What is the mission of the national parks?
Our Mission. The National Park Service preserves unimpaired the natural and cultural resources and values of the National Park System for the enjoyment, education, and inspiration of this and future generations.
The National Park Service Act of 1916 is a federal law that established the National Park Service (NPS), an agency of the U.S. Department of the Interior. The act gathered into a single system the fourteen national parks and twenty-one national monuments.
- Without them we would die. The leaves of plants make fresh air. Their roots hold the soil together, which stops erosion and helps keep our waterways clean. National parks have lots of plants so they play a big part in keeping our environment healthy.
- Mackinac National Park was a United States National Park that existed from 1875 to 1895 on Mackinac Island in northern Michigan making it the second American National Park after Yellowstone National Park in the Rocky Mountains.
The Scottish national parks have four aims: To conserve and enhance the natural and cultural heritage of the area. To promote sustainable use of the natural resources of the area. To promote understanding and enjoyment (including enjoyment in the form of recreation) of the special qualities of the area by the public.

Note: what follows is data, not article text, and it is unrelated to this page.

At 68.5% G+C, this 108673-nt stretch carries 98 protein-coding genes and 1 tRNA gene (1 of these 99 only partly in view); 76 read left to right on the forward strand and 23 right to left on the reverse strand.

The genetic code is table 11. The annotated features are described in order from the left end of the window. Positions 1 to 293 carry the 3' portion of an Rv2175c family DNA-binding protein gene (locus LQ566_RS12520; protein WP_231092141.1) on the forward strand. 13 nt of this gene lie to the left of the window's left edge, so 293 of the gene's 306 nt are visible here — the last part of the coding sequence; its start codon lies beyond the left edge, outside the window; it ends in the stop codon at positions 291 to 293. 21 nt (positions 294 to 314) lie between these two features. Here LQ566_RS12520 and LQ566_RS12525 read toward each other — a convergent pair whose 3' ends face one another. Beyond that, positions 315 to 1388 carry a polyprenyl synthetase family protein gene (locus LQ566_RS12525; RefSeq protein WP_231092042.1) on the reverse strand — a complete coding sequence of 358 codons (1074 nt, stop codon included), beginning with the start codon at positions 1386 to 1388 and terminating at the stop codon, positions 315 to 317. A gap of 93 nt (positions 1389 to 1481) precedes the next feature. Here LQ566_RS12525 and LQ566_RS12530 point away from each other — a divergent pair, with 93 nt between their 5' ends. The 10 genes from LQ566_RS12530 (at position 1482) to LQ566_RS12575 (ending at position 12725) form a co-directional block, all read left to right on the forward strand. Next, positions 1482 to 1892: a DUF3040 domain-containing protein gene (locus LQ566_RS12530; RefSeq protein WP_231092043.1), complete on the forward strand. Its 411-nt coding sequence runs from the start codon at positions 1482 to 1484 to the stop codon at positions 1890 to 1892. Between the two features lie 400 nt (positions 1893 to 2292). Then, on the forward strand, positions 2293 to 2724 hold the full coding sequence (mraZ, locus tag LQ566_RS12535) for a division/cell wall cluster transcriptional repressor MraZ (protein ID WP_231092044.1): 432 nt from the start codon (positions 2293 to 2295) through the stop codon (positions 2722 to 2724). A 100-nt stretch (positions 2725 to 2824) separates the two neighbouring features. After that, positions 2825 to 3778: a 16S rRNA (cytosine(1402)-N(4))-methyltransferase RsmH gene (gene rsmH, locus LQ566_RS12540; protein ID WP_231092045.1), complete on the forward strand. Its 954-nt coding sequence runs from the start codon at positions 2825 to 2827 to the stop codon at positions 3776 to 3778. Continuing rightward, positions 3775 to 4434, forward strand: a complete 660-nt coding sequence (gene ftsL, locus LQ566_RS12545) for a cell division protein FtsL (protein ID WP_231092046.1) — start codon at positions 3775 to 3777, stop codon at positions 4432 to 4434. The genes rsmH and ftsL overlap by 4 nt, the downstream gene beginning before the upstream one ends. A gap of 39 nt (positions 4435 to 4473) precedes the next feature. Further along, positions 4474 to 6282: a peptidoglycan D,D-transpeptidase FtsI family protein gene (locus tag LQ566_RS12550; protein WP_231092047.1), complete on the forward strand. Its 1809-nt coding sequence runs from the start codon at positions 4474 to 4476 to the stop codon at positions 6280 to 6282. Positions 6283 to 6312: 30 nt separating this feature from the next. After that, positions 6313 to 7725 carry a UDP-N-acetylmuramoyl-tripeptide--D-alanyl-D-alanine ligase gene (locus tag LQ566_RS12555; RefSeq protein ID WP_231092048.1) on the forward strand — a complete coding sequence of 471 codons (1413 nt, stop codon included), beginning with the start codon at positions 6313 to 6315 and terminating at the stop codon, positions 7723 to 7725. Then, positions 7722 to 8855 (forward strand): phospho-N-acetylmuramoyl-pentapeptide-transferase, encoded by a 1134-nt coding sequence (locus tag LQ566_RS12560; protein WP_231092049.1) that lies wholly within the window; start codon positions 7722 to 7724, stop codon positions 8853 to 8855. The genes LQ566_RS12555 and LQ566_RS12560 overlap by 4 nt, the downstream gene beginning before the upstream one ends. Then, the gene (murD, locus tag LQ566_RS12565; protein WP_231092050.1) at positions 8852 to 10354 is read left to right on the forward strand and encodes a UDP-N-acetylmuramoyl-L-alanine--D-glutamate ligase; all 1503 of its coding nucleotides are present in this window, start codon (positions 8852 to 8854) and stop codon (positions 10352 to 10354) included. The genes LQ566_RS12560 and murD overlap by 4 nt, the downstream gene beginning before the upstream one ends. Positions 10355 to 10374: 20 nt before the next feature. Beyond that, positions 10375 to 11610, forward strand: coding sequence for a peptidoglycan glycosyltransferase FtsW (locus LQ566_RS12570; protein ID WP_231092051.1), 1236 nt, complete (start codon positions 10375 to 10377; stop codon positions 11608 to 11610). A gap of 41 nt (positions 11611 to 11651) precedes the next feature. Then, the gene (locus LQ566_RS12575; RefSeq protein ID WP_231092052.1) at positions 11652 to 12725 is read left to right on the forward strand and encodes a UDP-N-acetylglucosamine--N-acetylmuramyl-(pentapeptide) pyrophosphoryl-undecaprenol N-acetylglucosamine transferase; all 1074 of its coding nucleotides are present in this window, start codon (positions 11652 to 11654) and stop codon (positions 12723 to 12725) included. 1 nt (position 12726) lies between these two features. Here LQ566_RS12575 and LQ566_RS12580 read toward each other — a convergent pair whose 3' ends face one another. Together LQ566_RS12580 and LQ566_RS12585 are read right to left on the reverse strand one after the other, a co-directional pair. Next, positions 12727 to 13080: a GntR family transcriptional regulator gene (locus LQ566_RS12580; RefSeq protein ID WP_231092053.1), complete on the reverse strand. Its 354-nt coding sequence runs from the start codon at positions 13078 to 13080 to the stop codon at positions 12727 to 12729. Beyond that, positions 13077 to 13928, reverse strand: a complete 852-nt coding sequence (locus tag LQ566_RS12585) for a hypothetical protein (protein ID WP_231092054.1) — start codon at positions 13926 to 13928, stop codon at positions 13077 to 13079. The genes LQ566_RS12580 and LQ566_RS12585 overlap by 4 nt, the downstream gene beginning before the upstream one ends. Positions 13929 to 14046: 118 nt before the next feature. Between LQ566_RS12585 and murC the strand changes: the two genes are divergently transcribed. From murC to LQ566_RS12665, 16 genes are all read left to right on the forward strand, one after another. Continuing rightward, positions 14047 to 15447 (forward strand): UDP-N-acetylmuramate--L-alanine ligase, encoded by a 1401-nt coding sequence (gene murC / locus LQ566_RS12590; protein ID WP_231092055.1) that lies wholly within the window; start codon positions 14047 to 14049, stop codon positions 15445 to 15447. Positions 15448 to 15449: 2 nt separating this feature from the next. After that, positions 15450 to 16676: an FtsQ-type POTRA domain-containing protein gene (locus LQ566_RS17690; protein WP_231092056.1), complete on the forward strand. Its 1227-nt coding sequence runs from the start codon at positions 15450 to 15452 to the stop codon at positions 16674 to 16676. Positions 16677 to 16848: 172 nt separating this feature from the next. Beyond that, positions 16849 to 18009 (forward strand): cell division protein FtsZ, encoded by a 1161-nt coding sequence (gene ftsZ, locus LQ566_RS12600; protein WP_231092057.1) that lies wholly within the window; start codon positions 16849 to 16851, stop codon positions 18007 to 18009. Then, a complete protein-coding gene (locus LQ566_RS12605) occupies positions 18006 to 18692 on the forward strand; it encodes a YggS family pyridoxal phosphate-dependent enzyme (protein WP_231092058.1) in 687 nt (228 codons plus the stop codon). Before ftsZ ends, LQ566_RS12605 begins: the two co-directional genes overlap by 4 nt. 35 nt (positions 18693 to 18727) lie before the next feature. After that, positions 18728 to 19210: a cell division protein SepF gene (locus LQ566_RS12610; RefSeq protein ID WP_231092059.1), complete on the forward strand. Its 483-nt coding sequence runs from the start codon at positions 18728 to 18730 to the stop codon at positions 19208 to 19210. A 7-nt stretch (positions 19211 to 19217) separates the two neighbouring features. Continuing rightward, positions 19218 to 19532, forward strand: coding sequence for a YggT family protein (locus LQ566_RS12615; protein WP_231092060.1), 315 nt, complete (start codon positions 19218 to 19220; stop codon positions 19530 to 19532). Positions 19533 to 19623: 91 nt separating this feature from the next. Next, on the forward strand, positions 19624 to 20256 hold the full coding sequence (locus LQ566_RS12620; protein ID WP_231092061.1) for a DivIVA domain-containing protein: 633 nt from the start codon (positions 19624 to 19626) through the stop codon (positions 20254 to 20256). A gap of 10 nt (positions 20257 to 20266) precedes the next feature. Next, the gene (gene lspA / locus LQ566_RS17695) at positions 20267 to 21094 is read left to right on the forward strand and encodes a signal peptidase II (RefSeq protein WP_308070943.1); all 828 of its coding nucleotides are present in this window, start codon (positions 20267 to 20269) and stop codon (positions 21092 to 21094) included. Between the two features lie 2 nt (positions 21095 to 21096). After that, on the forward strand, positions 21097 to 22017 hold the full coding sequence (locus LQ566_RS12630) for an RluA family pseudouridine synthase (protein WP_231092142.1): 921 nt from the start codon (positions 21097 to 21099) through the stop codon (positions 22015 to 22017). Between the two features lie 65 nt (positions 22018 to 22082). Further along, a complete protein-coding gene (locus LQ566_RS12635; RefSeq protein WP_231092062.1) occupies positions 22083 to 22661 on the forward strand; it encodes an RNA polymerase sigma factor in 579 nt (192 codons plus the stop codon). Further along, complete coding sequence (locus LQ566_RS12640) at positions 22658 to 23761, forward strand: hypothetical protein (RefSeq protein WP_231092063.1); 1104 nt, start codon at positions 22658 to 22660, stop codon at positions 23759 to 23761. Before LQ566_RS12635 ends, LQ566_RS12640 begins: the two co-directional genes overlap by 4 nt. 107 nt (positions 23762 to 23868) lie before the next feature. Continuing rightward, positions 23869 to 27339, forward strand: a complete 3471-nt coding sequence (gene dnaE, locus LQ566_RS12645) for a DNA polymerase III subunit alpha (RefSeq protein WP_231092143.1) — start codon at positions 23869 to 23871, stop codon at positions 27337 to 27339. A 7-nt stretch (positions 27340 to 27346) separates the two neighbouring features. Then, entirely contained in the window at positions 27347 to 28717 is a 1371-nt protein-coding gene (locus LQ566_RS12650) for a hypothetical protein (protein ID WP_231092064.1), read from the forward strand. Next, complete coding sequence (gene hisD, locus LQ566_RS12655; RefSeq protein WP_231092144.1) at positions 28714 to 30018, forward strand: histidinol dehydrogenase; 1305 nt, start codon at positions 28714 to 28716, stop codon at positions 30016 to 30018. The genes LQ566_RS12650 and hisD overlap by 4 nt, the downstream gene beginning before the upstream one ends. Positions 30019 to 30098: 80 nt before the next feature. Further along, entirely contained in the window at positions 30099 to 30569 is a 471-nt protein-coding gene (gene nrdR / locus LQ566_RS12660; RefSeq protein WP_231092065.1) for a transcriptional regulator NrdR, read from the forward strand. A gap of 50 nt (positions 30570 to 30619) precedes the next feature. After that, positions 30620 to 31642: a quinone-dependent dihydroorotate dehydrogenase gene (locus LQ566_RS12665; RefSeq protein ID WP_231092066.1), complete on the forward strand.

- National parks, wildlife sanctuaries, and protected spaces for nature help conserve the natural world and benefit us all in many ways. Whether a National Park is giving someone space to walk and exercise, or a wildlife sanctuary is promoting conservation, these places play an important role in society.
- The system includes 417 areas covering more than 84 million acres in every state, the District of Columbia, American Samoa, Guam, Puerto Rico, and the Virgin Islands.
- The National Park System encompasses 417 national park sites in the United States. They span across more than 84 million acres in each state and extend into the territories, including parks in Puerto Rico, the Virgin Islands, American Samoa, and Guam.
There are 58 national parks in the United States, many of them unsung natural oases full of majestic beauty. And while the marquee parks—Yellowstone, Grand Canyon, Yosemite—are well worth visiting, there are drawbacks, namely high admission prices and enormous crowds.
- Oldest National Parks In The United States
Rank National Park, Location Date Established 1 Yellowstone, Wyoming-Montana-Idaho March 1st, 1872 2 Sequoia, California September 25th, 1890 3 Yosemite, California October 1st, 1890 4 Mount Rainier, Washington March 2nd, 1899
- Pinnacles National Monument in California was signed into law as the United States' 59th and newest national park, now bearing the name Pinnacles National Park.
- Below is a list of national parks in the country, starting with the largest park.
- Wrangell-St. Elias, Alaska (8,323,146.48 acres)
- Gates of the Arctic, Alaska (7,423,897.45 acres)
- Denali, Alaska (4,740,911.16 acres)
- Katmai, Alaska (3,674,529.33 acres)
- Death Valley, California (3,373,063.14 acres)
Updated: 17th October 2019